Know your critical systems
When we know what systems need protection, we can determine what actions we should take to ensure they remain safe.
NIST Best Practices for Cyber Supply Chain Risk Management
NIST released the best practices in cyber-sales chain risk management in 2016, followed by a newer paper on key practices in cybersecurity supply chain management. NIST identified eight supply chain management risk issues to be considered in developing cyber supply chain risk management systems (C-SCRM).
A vendor must also implement and notify the customer about the best way to detect the vulnerabilities and ensure the long life of their product and services.
Loricca’s Cyber Supply Chain Risk Management Strategy
Despite this lack of confidence, most businesses have about 75% of the information they receive through Business Associates. Cyber security and resilience are critical elements when managing cyber security risk within supply chains.
Best Practices for Cyber Supply Chain Risk Management
The CSR program uses many different approaches. Best practices help in the identification and mitigation of risk. This practice also provides remedial steps in the case of data breaches. Here’s a list of good practices for cyber supply chain risk management.
Look at the entire landscape
The underlying security standards have been used for various cybersecurity strategies and best practices across the globe. Some of the most notable example examples are NIST’s cybersecurity framework (CCSF), the Center for Information and Privacy Control and the ISO series.
The C-SCRM must comply with all the standards set out in the third-party program for risk reduction. It has become very crucial to the moment where outsourcers are prevalent. You must remember that you can only trust your data protection system with your most vulnerable third-party provider.
Set Minimum Security Requirements for Your Suppliers
The minimum security standards should also be defined, and the metrics should also be reasonable and achievable. Make sure these guidelines reflect your assessment of security risks and your vendor’s maturity with respect to their security systems and capability to fulfil your requirements.
Ensure minimal requirement documentation can be standardised to improve enforcement. It is possible to reduce time and make the parties do less.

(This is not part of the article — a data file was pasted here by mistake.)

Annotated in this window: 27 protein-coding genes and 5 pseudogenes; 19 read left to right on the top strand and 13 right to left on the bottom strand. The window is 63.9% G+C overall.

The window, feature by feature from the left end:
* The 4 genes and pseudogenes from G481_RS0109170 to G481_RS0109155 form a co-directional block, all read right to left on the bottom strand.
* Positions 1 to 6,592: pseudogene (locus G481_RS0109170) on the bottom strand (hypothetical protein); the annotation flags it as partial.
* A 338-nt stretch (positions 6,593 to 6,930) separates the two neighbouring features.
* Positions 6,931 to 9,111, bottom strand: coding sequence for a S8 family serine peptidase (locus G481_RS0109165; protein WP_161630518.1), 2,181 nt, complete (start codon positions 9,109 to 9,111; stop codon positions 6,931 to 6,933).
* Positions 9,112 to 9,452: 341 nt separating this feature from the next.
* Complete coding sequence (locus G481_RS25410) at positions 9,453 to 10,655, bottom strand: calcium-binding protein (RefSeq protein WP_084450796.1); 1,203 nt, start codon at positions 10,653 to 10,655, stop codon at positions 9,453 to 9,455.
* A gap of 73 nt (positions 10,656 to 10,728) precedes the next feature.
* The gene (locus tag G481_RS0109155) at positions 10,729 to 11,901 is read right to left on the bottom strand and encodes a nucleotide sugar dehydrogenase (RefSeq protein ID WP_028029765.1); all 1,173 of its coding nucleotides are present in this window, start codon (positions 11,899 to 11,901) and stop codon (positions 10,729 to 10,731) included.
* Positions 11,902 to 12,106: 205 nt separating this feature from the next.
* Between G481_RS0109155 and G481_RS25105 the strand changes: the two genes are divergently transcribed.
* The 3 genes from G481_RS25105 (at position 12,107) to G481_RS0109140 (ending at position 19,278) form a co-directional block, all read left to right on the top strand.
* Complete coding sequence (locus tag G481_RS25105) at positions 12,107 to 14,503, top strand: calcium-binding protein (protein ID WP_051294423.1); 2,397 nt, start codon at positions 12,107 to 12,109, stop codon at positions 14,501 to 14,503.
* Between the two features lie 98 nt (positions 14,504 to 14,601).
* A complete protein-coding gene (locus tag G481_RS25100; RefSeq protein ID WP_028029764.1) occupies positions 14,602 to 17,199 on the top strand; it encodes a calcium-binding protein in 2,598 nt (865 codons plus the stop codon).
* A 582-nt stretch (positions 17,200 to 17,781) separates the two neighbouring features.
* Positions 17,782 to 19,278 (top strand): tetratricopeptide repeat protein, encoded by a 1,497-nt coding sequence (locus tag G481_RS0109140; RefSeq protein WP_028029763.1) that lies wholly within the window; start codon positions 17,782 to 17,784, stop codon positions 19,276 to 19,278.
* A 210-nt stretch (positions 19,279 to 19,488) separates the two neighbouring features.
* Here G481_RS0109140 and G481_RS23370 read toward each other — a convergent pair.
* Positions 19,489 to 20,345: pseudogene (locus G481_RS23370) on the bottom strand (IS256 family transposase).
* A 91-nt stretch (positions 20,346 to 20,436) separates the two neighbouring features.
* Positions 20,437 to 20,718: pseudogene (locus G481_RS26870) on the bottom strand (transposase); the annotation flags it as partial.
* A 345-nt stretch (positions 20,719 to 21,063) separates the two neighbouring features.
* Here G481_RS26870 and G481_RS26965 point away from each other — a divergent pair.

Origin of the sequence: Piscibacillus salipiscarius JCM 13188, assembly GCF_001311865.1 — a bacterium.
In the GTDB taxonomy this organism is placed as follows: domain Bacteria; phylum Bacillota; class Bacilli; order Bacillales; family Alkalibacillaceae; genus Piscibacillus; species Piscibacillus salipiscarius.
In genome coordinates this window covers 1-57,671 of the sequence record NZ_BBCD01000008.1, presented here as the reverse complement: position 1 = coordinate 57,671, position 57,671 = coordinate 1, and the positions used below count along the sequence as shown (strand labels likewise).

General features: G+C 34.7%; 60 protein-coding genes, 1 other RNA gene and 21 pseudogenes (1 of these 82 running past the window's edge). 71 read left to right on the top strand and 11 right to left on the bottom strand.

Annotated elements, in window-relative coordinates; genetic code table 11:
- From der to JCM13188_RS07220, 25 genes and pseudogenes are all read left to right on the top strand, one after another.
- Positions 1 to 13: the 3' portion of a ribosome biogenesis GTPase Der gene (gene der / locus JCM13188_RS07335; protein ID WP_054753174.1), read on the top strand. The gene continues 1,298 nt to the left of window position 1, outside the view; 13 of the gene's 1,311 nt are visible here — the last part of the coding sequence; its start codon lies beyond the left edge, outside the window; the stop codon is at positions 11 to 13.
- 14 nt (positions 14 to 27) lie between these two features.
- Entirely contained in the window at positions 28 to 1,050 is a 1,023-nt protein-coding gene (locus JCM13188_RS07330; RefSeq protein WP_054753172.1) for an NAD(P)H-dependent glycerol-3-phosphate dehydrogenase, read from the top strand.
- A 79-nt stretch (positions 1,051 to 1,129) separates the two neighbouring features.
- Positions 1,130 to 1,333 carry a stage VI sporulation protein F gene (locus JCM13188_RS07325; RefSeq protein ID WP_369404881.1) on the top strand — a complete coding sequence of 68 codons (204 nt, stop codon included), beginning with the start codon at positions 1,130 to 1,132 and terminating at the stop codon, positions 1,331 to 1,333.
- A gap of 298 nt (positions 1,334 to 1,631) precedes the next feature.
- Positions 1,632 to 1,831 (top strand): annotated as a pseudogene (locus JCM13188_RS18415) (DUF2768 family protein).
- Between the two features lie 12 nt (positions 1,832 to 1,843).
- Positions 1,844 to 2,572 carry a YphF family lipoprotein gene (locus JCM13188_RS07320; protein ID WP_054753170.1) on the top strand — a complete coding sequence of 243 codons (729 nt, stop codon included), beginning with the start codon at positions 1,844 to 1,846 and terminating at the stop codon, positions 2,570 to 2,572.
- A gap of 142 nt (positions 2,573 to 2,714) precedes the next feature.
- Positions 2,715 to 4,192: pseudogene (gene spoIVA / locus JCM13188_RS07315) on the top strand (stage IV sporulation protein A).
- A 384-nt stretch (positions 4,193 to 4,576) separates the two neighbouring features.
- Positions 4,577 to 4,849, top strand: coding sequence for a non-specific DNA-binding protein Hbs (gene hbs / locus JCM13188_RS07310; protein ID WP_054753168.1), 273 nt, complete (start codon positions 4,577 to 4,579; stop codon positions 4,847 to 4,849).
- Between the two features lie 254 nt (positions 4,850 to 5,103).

Encourage continuous improvement of security within your supply chain
Encourage your vendors to constantly improve your security measures to help you compete and win contracts with your vendors. Advising the supplier on these enhancements. Provide the best possible time and provide a timeline and plan of action for your project.
Listen to the performance monitoring incidents or bottom-up supplier reports if these reports show how poorly the current approach is working.
Understand the security risks posed by your supply chain
Examine the specific risks posed by your supplier and its products and services. Risks to supply chains can vary greatly by type or dimension. The supplier may not be adequately secured, might be a hostile source, or the employees cannot manage your information properly.
Collect enough data for better evaluation of security concerns, such as insider data collection and risk analysis.
Develop Organizational Defenses With “Assume Breach” in Mind
If an organization suspects a breach has already occurred, it can assess how the security posture is affected. The premise is that an internal network will be as open and accessible as the Internet will alert the system to various threats.
Cybersecurity is a People Process and Technology Problem
People, processes, and technology combine to solve problems. Supply Chain Management focuses on the above three areas to improve supply chain performance and increase the security and efficiency of the supply chain.
Cyber supply chain principles and supply chain risks
The National Institute on Standards & Technology defines the key principles for achieving CSCRM. This consideration is extensive and broad in relation to critical infrastructure, business systems, and Intellectual Property.
Taking steps now to create an effective Cyber Supply Chain Risk Management Plan can go a long way towards helping organizations protect themselves against unexpected disruptions while ensuring optimal operational efficiency over time; by assessing potential risks, formulating strategies and steps for mitigating them, implementing necessary protocols across their organizations, and reevaluating their plans periodically — businesses can be better prepared for any unforeseen disasters or interruptions that may arise in their operations down the line.
Chris Ekai is a Risk Management expert with over 10 years of experience in the field. He has a Master’s(MSc) degree in Risk Management from University of Portsmouth and is a CPA and Finance professional. He currently works as a Content Manager at Risk Publishing, writing about Enterprise Risk Management, Business Continuity Management and Project Management.